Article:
The Liberal Nation State which allowed for social and cultural progress, no matter how attenuated, provided for loyal and patriotic as well as educated, healthy and well fed and cared for citizens. Now, as riot police and swat teams crush popular protests from China, to Iran, across the Eurozone to Seattle and Wisconsin, the loyal and patriotic citizens are deemed the new internal security threats, not the consumers to be wooed, the citizens to be groomed as economic partners but the dangerous class to be contained by the increasingly isolated and diminishing numbers of affluent American, Brits, Irish, Greeks, Spaniards and on and on

    1. JasonRines

      Stellar analysis Paul. Growth heading in reverse is bad for everyone and lots of people of all classes die. Bankers make loans, they don’t like the details (read hard work) of fiscal policy. In name only is Congress responsible for fiscal policy. Power sharing will happen, the only question is the casualty rate…

  2. KnotRP

    …Greece’s *suborner’s* (the IMF, ECB and the EU Commission, together known as the “Troika”)…


    1. Benedict@Large

      A reader over at BillyBlog today provides some necessary enlightenment over the word “Troika”:

      … Troikas were the three-person local committees, comprised by the local party commissar, the local police chief and the Cheka representative, that were established during the period officially named by the Communist Party as “Red Terror”, a response to the so-called White Terror, during Russia’s Civil War.

      If all three members of a Troika were to sign on it, they could decide and implement the immediate execution of any local person for “anti-Soviet activity” without a trial. …


      A shocking choice of words by Moody’s. One can only hope it was chosen in ignorance of its original implementation.

  3. Hugh

    Financial oligarchy makes it sound rather like plutocracy, but what we see in the world’s economies is more than this. It is systemic looting, that is kleptocracy. And the important point about kleptocracy is that it is inherently unstable and self-destructive. So yes, German and French banksters are seeking to institutionalize their rights to loot countries like Greece, but more importantly they are going to push their looting there and elsewhere until it all comes crashing down, again. Kleptocracy is driven by the logic of the Ponzi. There is only one direction, no offramps, no brakes, and only one certain conclusion.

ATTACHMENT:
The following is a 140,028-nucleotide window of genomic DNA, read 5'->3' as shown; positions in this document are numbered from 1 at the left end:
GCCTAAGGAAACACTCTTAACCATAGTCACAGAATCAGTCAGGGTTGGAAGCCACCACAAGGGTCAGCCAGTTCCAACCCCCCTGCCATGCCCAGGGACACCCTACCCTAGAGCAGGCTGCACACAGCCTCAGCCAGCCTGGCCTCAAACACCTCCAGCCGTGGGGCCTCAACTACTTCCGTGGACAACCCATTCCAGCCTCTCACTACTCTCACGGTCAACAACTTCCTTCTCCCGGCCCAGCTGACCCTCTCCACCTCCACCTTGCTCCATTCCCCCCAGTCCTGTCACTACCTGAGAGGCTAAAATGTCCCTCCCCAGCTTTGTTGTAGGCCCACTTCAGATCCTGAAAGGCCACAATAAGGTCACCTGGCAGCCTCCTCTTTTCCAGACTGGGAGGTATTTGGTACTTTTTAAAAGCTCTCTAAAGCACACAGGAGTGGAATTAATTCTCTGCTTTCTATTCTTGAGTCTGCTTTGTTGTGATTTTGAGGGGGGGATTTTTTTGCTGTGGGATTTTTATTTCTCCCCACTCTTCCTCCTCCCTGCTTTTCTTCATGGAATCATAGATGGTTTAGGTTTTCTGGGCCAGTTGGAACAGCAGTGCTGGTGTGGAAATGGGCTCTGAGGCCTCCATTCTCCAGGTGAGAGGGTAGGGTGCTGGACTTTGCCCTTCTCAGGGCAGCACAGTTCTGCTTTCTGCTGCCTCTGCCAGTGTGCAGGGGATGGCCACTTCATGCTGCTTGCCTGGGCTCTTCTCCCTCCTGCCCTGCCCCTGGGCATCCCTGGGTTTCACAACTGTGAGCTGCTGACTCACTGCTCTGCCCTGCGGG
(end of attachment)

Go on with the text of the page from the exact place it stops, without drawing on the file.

“One of the great paradoxes is that the periphery’s generally left-wing governments adopted so enthusiastically the ECB’s ultra-right wing economic nostrums”

    As I wrote in the Bill Black thread on this, there is no paradox here. Greek, Irish, American, British, French, German politicians either are or work for kleptocrats. Distinctions between left and right in kleptocracy are pure distractive pap for the rubes.

    1. Valissa

      Black and Hudson are both still trapped in the left-right paradigm they grew up with (we all have a tendency to do this). There are so many obvious framing problems with this paradigm and so much it doesn’t explain or explains badly, and yet it is so comfortable amd familar and basic it is challenging to uproot.

      For example: “ECB’s ultra-right wing economic nostrums”

      My observation is that when I read articles in the MSM about the so-called European ultra-right wing they typically are referring to strong ethnic/tribal/nationalist groups (those who oppose the EU) as far right wing. Black, Hudson and other seeming liberals refer to the ECB (the oligarchy) as being ultra-right wing. Liberals who despise libertarians often refer to them as ultra right wing, but in another context refer to neo-cons as ultra right wing, and then the wealthy elites as right wing and also the skinhead groups and KKK as ultra right wing. Looks to me like the definition changes based on the biases of the speaker. The people on the so-called right do the exact same thing to the left and have many shifting definitions of left wing.

      So who gets to define ultra right wing and ultra left wing, etc, etc? It’s all smoke and mirrors and propaganda. There is no more usefulness in this worn out L-R terminology.

      I have a novel idea, why not just use descriptive terms like ‘kleptocracy’ or really any other real and reasonably well defined terminology, rather than the abstract shortcut words ‘left’ and ‘right.’

    2. Foppe